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New indoor turf facility expected to open spring 2026, Brown says

Boston-based firm Sasaki to lead project’s design

<p>The facility will replace the University’s current outdoor practice space, Meister-Kavan Field.</p>

The facility will replace the University’s current outdoor practice space, Meister-Kavan Field.

The University expects to open its indoor turf facility for the spring 2026 athletics season, it announced in a press release last week. The project, which will begin construction this summer, will be designed by the Boston-based architecture firm Sasaki.

The University first announced plans for the indoor field in June. Featuring a 52,000-square-foot turf surface and equipment spaces, the building aims to increase practice space for varsity teams and increase student participation in intramural and recreational sports, according to the release. The facility will be located behind the Olney-Margolies Athletic Center, replacing the University’s current outdoor practice space, Meister-Kavan Field. 

“This building will serve as a dynamic, in-demand space that provides an opportunity for varsity sports training, club and intramural sports as well as general recreation,” Vice President for Athletics and Recreation Grace Calhoun ’92 P’26 said in last week’s press release. “Not only will it strengthen our teams’ ability to train and compete at the highest level, it will also support our goal of making physical fitness a critical factor in every Brown community member’s experience.”

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In April, Calhoun announced athletic infrastructure and broader participation as two primary goals in the Division of Athletics and Recreation Strategic Plan.

According to the press release, the new facility will allow for new intramural sports programming  that could “more than double the number of student participants to in excess of 3,000.” 

The turf facility will also allow varsity teams to practice year-round regardless of weather conditions. The school’s current outdoor-only turf creates a “competitive disadvantage” compared to schools with indoor facilities, the press release says.

Sasaki has previously worked on several university architecture and land use projects, including an engineering center for the University of Lima, a three-dormitory complex for Lehigh University and a campus master plan for the University of California at Berkeley.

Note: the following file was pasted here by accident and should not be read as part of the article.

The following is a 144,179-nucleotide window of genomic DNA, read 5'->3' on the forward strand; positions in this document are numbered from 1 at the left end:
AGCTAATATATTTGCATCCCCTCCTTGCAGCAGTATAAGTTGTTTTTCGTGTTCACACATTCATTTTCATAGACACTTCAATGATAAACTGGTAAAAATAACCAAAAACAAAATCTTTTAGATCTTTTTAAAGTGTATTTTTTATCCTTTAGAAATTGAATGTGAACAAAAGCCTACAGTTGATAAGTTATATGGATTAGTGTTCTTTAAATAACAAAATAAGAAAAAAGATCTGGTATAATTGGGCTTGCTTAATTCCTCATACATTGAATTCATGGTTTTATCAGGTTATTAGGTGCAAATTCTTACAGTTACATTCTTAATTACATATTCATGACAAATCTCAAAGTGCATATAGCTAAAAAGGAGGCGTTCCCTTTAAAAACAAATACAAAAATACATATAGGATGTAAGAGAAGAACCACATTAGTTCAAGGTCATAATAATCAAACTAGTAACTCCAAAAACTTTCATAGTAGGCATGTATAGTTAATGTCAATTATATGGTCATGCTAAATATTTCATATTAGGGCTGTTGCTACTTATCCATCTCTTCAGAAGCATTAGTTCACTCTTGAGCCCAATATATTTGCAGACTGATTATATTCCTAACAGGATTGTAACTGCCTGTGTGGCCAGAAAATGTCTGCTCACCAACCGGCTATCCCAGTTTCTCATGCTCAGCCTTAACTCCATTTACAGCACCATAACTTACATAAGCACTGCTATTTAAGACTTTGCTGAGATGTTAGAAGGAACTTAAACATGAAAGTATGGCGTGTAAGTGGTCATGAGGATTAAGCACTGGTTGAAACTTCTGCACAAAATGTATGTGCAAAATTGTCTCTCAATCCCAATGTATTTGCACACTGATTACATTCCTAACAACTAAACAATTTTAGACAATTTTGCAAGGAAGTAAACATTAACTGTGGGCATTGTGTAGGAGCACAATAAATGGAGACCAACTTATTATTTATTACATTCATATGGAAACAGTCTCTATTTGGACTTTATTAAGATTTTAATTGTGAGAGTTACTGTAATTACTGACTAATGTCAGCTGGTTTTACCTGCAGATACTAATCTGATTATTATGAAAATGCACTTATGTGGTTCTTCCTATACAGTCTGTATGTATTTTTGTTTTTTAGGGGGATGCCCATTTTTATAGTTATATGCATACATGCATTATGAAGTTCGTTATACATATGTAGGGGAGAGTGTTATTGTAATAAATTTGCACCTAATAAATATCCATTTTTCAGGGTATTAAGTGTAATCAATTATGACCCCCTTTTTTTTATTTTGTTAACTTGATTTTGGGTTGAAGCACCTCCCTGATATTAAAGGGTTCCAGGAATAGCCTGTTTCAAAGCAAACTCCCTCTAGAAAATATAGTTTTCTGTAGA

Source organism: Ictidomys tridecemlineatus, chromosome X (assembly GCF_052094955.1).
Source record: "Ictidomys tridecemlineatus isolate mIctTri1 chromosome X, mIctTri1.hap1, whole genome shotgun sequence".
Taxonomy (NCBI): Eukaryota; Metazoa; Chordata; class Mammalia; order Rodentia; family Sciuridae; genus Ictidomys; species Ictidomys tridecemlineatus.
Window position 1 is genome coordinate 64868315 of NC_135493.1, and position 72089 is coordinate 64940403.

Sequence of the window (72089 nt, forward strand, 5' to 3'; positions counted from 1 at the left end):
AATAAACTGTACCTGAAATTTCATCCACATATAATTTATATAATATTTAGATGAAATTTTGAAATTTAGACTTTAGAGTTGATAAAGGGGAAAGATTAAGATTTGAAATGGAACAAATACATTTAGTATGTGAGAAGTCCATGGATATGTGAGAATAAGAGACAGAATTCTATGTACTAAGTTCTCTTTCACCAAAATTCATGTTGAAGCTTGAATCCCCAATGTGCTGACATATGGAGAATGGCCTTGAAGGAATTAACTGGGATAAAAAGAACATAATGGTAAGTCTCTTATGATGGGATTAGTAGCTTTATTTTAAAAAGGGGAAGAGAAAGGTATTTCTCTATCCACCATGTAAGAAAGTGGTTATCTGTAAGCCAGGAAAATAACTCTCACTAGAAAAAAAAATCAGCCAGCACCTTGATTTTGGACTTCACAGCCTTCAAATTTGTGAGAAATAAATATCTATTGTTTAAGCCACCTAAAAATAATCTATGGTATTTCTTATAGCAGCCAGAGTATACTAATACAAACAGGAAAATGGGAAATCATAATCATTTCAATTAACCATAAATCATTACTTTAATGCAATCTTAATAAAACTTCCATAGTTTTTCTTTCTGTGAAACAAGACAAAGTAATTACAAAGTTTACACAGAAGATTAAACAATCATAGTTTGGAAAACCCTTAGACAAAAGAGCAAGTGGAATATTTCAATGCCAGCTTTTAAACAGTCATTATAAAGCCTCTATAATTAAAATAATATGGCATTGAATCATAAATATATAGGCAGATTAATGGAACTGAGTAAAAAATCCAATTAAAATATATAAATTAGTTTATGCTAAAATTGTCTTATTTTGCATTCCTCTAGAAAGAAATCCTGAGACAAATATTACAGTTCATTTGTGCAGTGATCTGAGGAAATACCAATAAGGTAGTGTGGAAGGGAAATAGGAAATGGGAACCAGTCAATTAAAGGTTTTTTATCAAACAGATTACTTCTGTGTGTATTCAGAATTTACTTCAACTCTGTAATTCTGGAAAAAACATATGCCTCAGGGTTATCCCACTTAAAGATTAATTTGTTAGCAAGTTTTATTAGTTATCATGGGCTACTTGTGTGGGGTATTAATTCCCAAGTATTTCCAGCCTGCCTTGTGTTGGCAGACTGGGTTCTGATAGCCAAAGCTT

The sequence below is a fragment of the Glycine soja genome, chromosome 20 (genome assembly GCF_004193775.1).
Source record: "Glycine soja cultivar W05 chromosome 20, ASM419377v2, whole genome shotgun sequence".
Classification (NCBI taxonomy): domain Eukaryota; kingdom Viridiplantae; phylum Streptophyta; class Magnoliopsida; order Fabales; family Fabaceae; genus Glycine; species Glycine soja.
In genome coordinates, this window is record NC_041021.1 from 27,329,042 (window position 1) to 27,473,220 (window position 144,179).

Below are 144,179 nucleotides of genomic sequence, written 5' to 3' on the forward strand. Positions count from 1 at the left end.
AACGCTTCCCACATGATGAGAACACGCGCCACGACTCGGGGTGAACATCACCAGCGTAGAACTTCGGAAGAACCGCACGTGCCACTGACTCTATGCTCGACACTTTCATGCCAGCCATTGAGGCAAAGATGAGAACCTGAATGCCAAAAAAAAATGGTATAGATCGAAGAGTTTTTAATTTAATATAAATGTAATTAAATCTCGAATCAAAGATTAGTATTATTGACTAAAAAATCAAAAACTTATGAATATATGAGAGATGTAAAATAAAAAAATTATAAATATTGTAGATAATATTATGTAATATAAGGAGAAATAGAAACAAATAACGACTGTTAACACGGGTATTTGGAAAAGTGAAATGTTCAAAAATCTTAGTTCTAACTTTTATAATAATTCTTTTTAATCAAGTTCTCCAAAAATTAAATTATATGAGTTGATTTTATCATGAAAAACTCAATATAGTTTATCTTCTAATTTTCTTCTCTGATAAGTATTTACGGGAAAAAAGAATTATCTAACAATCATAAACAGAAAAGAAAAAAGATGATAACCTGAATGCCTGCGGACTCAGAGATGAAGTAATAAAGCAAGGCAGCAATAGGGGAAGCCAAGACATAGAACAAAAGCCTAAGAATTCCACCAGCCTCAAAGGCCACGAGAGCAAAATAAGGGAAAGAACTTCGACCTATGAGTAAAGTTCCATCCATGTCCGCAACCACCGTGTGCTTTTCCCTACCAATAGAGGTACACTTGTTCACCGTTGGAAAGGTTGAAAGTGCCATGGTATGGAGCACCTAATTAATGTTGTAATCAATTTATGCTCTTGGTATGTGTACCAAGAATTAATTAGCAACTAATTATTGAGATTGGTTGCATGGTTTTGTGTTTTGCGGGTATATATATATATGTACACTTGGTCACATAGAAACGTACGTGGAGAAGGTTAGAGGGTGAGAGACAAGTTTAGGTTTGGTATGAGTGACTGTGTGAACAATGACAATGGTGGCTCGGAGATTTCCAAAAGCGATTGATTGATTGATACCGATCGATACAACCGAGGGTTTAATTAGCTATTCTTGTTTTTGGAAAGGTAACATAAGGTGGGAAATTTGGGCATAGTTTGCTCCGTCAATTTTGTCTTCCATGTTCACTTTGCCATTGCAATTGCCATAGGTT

“One of the most essential criteria in finding the right partner was success in designing active indoor athletics facilities on other campuses,” University Architect and Professor of the Practice of History of Art and Architecture Craig Barton ’78 said in the press release. “Sasaki brings deep expertise in collegiate athletics projects and directly relevant experience creating indoor facilities that provide effective training spaces for student-athletes and recreational users throughout the year.”

Given its location at the back of the University’s athletic complex, a priority in moving practice space indoors is to limit noise and disruptions to the nearby residential neighborhood. 

The new practice facility will not have designed space for spectators, and University officials therefore “anticipate no increase in traffic or parking congestion,” the press release reads. 

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Charlie Clynes

Charlie Clynes is the managing editor of digital content and technology on The Herald's 134th Editorial Board. Previously, he covered University Hall and the graduate labor organization as a University News editor. A concentrator in history and applied math, he loves geography quizzes and has strong opinions about chalk.


Neil Mehta

Neil Mehta is the editor-in-chief and president of the Brown Daily Herald's 134th editorial board. They study public health and statistics at Brown. Outside the office, you can find Neil baking and playing Tetris.



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